Friday, September 13, 2013

Acid Rain In Europe

Over the last twenty years, policy-makers in Europe have been attempting to solve the problem of acid rain using detailed analysis grounded in natural science and economics. The results are impressive, as Europeans have successfully implemented a number of international agreements to reduce pollution emissions, agreements that in theory achieve the greatest environmental benefit at the lowest aggregate cost across Europe. This study examines the analysis on which these policies were based. First, it finds a pattern of investigating the use of cost-benefit analysis, together with a lack of usefulness associated with the actual results of such analysis. Second, it finds that the analytic framework that came to replace cost-benefit analysis— "critical loads"— contained many of the same uncertainties and political decisions that had plagued cost-benefit analysis. Nevertheless, "critical loads" analysis was temporarily seen as less value-laden and more reliable, and contributed significantly to policy development. The desire for rapid action led policy-makers to ignore or to overlook the politics and uncertainties inherent in efforts at scientific assessment and modeling.

It was Professor Sten Nilsson of IIASA’s Forest Study who first drew attention to the impact of pollution on Europe's forest resources, advocating the formulation of a convention on forest decline in Europe.His recommendation came in response to growing concern about damage to European forests attributed to air pollution and as a result of intensive collaboration between IIASA’s Transboundary Air Pollution Project and the Forest Study in efforts to quantify the problem.Combining its unique database on forest resources in Europe with projections on forest soil acidification obtained using IIASA's RAINS (Regional Acidification Information and Simulation model), IIASA’s Forest Study was able to quantify the impact of air pollution on Europe’s forest resources.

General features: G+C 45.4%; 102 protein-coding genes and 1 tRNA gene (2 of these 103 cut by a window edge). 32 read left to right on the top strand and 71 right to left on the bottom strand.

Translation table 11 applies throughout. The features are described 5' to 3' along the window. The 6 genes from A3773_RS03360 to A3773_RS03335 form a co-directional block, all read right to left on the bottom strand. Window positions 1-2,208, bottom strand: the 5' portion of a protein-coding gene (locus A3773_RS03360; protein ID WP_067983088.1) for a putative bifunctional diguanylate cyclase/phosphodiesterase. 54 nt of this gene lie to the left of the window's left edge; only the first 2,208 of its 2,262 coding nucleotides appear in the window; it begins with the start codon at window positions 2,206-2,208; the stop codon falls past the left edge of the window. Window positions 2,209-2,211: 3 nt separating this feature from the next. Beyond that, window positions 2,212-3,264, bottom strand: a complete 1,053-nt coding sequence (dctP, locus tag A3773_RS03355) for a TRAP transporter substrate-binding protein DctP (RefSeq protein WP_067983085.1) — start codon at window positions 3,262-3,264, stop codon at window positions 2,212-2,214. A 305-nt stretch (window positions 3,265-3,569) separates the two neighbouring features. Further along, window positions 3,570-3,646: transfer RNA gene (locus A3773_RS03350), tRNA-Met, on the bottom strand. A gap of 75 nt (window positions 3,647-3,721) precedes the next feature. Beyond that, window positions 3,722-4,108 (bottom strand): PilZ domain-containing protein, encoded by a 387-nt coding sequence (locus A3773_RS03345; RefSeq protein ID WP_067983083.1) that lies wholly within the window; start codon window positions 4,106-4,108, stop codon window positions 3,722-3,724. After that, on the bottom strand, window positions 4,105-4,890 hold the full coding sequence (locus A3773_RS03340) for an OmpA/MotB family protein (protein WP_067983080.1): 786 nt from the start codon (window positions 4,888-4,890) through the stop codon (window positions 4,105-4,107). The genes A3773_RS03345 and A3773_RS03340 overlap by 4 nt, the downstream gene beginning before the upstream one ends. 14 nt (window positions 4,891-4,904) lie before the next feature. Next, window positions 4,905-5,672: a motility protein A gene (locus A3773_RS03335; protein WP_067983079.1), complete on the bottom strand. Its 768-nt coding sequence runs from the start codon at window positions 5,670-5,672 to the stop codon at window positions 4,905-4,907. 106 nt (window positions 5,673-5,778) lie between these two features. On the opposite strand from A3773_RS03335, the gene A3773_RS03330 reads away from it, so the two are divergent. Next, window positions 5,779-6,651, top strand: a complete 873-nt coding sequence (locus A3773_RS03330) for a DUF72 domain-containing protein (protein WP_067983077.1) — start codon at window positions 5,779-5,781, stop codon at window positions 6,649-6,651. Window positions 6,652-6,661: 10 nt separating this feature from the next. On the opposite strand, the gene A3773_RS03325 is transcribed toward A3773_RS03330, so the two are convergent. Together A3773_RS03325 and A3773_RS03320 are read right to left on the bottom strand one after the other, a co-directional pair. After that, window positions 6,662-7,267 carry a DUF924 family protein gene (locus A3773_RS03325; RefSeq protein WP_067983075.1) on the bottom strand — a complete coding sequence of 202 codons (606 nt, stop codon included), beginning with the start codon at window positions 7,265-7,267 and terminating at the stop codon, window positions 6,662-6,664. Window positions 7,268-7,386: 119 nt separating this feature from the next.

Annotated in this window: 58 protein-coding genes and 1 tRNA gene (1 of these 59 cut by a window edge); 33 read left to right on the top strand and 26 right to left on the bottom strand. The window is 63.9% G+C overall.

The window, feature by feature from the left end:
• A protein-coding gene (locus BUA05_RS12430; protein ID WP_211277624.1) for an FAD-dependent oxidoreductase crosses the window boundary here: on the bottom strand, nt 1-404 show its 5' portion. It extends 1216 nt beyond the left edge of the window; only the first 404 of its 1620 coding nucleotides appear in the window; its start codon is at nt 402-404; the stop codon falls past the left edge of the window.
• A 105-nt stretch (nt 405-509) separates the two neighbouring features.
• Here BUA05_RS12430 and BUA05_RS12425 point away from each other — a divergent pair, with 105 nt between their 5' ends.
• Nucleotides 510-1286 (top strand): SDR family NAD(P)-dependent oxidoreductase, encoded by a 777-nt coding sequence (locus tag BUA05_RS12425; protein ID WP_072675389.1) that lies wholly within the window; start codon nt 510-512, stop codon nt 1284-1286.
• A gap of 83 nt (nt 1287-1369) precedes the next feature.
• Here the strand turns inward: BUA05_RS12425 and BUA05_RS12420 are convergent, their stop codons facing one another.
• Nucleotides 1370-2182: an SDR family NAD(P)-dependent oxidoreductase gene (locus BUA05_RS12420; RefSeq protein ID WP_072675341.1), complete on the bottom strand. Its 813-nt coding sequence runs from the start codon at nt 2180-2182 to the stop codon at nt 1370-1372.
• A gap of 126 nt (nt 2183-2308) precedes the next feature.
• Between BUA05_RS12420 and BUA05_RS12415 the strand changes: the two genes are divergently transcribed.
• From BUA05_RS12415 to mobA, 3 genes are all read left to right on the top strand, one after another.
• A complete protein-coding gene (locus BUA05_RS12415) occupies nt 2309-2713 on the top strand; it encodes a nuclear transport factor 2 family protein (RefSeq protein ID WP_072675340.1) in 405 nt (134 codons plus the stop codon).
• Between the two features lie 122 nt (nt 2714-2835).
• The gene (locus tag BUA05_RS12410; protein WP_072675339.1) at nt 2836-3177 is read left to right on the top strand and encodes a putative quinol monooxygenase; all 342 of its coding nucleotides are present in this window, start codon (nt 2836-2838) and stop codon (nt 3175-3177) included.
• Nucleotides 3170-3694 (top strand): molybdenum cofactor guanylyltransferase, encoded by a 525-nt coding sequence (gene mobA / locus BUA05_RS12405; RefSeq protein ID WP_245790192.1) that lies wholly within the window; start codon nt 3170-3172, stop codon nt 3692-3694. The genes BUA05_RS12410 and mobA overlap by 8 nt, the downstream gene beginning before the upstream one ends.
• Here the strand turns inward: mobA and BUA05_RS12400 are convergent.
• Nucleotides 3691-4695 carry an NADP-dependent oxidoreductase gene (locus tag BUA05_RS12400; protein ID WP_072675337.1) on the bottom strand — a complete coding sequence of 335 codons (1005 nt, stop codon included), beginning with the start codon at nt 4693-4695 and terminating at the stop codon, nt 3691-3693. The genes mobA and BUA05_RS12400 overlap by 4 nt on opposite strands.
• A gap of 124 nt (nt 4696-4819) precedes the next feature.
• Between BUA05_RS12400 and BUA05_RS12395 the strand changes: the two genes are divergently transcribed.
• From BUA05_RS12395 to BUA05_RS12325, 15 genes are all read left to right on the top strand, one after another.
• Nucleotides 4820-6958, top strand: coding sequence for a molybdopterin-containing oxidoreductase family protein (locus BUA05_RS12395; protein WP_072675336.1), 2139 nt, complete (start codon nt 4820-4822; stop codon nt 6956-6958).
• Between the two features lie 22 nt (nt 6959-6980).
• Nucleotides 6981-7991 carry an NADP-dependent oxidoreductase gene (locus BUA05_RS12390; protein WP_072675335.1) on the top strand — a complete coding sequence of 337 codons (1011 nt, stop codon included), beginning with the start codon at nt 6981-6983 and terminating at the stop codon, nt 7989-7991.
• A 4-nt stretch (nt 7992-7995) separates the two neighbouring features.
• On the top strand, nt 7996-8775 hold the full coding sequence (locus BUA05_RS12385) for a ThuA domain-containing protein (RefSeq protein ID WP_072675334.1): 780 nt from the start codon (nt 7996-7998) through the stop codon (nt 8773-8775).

The work revealed that 35% of Europe’s coniferous forest and 9% of its deciduous forest areas were affected by nitrogen deposition levels (caused by nitrogen oxide emissions) in excess of those established by the Economic Commission for Europe  (ECE). In addition, 79%   of Europe’s coniferous forest areas and 39% of its deciduous forest areas were currently affected by levels of sulfur deposition in excess of the targets set by the Beijer Institute of Ecological Economics.

Excess deposition of acids and exposure to atmospheric pollutants will damage trees of different types and ages, resulting in leaf and needle loss. Because the health of a tree
affects its growth rate, and both this and life expectancy affect the value and timing of
harvests, these calculations were important for forest industries, as well as from an ecological perspective.

Despite the current agreements on reducing emissions levels, the area of forest likely
to be affected by excess sulfur deposition in the future was unlikely to change, according to IIASA scientists, unless planned expenditures on emission control were increased or reallocated. Moreover, the work revealed that many of the areas likely to suffer from excess sulphur deposition would also experience excess nitrogen deposition and troubling levels of atmospheric ozone. This implied that many trees would suffer the effects of multiple pollutants.

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